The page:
Items to immediately check on the assignment are logistical:   is the assignment distant (out of town)? When is the deadline? Do assignments overlap? Are assignment times flexible or finite? Is there enough travel time between assignments? If not, where can I cut time? Will I need special tools for the shoot (hard hat, ladder, radio remotes, micro lenses, 600 mm lens, waterproof camera, etc…)?

Although times, dates, addresses and a number of other problems can make an assignment fail from the start, I'll gloss over these problems for now. We'll assume the basic info is correct to get a PJ to the right place at the right time.

Immediately upon arrival at the location, try to check the spellings of all proper nouns (names, buildings, events, etc.) and other assignment information. This is frequently an embarrassment to young reporters who are sometimes on location because they think we are double-checking their photo request accuracy rather than covering everyone's rumps. It typically furthers the embarrassment if names are indeed misspelled.

After we have the correct spellings, identify the main subjects. Find ways to identify each subject with certainty while avoiding ethnic labels. This is sometimes impossible, but we'll go out of our way to avoid it.

The male with black hair, brown eyes and blue jeans is distinctly different than the female with blonde hair, green eyes with glasses, and a pink skirt. Race is simply not a required identifier as long as clothes are not uniform. Therefore, there isn't reason to use it.

* Note: Get the first and last names of all people and domestic animals photographed. Get the age of all people who appear 18-or-younger and 60-or-older (if they agree) as well as any domestic animals with names. Ask relationships of people or domestic animals (people with different last names may be married or parents, siblings, etc. ...). Get the breed of any domestic animals and the most accurate name of any non-domestic plants or animals.

If you can't verify it's a bald eagle, then it's a "bird."

Because lab techs may later pull a file, include all details in the notes to prevent an early-morning phone call. Make certain the lab techs can identify the subjects without questions.

Yes, I have been called while camping in another state to verify information on a file photo. I walked the tech through my notes, and we were both certain of the identification. I'll do another blog one day about documenting signs, rosters and scoreboards to save future problems.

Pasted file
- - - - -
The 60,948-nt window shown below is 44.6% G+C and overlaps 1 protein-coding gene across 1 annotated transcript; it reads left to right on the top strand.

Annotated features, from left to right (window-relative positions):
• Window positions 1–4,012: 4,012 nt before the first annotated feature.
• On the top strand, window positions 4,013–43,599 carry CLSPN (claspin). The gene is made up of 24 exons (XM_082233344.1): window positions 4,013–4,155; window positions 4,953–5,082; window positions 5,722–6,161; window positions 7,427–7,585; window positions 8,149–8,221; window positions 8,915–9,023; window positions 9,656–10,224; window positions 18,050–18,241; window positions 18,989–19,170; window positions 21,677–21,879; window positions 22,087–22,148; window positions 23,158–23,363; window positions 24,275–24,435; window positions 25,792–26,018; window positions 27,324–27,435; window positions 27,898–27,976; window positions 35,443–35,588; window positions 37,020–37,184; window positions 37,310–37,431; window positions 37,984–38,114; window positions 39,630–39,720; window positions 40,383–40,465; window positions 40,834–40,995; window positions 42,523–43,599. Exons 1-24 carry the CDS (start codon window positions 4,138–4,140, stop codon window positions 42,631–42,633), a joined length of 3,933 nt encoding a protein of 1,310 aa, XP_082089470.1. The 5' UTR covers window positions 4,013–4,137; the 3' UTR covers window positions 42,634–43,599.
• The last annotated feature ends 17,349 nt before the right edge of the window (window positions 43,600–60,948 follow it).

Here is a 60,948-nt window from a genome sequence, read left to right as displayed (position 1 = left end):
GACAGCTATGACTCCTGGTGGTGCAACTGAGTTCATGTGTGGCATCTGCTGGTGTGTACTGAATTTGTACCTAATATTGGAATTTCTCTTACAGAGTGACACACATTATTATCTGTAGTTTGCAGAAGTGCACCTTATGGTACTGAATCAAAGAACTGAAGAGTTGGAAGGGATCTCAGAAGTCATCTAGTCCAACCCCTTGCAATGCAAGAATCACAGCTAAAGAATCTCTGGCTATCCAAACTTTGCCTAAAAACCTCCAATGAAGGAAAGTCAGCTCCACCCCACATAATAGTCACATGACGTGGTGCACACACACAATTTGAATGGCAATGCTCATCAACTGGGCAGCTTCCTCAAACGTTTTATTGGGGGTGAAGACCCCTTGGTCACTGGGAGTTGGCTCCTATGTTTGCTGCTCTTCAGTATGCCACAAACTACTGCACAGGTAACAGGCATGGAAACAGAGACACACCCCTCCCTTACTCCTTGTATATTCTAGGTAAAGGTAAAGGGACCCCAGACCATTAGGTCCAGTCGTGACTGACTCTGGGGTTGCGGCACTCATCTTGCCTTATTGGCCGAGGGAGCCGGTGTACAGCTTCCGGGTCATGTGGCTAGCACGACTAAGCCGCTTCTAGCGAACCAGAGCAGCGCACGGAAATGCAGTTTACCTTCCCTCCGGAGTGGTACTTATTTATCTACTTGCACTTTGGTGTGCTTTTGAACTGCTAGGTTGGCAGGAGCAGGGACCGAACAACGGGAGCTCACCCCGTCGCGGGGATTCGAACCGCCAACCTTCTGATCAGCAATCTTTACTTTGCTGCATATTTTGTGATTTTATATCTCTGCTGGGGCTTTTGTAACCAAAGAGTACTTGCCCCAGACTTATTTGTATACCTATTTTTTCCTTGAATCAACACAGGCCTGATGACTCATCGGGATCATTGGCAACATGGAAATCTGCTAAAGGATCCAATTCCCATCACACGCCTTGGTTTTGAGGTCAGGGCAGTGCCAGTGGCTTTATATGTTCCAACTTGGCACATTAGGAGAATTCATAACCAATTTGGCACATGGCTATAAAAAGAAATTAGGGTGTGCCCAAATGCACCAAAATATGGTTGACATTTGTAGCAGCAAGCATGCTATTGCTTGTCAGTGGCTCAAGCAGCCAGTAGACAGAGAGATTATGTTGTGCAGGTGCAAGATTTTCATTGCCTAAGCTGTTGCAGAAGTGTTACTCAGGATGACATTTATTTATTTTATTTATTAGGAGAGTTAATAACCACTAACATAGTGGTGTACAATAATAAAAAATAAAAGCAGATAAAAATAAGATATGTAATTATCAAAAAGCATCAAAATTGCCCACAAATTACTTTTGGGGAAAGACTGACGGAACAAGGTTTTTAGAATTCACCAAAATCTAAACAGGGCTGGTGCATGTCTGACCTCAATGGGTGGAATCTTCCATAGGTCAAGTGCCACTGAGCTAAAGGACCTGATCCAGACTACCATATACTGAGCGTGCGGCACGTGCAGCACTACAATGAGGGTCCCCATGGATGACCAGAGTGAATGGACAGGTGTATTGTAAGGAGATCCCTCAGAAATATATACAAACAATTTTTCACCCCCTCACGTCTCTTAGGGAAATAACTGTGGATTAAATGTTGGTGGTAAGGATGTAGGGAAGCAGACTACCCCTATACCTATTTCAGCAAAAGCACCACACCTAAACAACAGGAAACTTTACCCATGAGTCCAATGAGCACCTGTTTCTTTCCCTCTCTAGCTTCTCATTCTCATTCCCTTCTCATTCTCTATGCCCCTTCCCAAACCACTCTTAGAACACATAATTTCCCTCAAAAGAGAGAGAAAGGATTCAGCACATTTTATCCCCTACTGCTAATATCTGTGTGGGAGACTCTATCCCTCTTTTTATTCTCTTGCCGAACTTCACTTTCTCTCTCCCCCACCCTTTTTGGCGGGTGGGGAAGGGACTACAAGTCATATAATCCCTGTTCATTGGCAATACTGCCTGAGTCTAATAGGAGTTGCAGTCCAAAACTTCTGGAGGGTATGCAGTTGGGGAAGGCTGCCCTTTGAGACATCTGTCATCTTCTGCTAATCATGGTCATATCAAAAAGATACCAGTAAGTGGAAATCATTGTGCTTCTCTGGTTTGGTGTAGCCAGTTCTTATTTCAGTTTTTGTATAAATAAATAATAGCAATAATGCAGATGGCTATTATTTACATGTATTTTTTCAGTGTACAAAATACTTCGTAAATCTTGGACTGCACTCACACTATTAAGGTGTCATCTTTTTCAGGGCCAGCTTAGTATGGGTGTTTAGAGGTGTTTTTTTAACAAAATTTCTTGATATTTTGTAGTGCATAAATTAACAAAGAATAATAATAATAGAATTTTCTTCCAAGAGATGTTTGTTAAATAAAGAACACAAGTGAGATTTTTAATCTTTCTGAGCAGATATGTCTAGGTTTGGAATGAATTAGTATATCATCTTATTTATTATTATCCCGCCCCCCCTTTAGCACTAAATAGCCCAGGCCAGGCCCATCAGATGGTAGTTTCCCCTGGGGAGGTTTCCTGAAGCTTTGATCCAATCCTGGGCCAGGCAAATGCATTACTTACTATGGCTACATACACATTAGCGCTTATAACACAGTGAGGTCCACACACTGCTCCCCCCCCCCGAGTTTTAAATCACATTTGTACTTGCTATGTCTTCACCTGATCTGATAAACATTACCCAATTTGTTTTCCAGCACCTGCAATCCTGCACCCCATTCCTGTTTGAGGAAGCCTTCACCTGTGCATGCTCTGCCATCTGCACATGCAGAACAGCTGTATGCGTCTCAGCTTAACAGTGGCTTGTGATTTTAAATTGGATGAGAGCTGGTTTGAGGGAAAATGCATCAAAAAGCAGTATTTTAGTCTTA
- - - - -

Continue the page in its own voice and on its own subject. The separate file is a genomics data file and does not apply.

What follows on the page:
Next, we must make certain we have the correct story information in mind before acquiring images. A smiling portrait isn't appropriate if the story is about someone losing their job, getting a divorce and becoming homeless.

Likewise, the information on the assignment may be partially or completely wrong. Ensuring the correct information at the beginning of a shoot prevents a re-shoot and secures deadline.

Once this is done, then shoot. If the assignment is a portrait, work with the subject to make the image match the story. If the assignment is about the event or someone doing something, fade into the background and document whatever happens.

Enough for now,

Photo request information:
Assignment information varies at different organizations. As long as Who, What, When, Where, Why, and How (called “5 Ws”) are addressed, most photographers can handle the assignment. Below are the common information fields in a photo request database. Additional information is often presented to the editors to attach to assignments, however photographers often pick up assignments from remote locations.

Common photo request entry fields:
Assignment number ; date of shoot ; start time ; end time ; Is time flexible? ; assigned photographer ; subject/person ; location (include as much detail as possible, i.e. cross streets, directions, city, map locations, etc.) ; contact ; contact phone ; are we expected? ; location contact ; location phone ; reporter ; reporter phone ; travel with photographer? ; story summary (as much detail as possible, what the photos should illustrate, important people and events, etc.) ; story slug (file name of story) ; Credential information (required or not, where are they to be picked up, have they been previously arranged?) ; created by ; approval editor ; photo editor ; due date ; due time ; run date ; deliver to ; department/section ; assignment status (new, in progress, complete).

Wednesday, February 18, 2004

Paco de Lucia strums

Mark M. Hancock / © The Dallas Morning News

Flamenco guitarist Paco de Lucia performs at the Bass Performance Hall in Fort Worth on Wednesday, February 18, 2004.

Tuesday, February 17, 2004

Hit hard

Mark M. Hancock / © The Dallas Morning News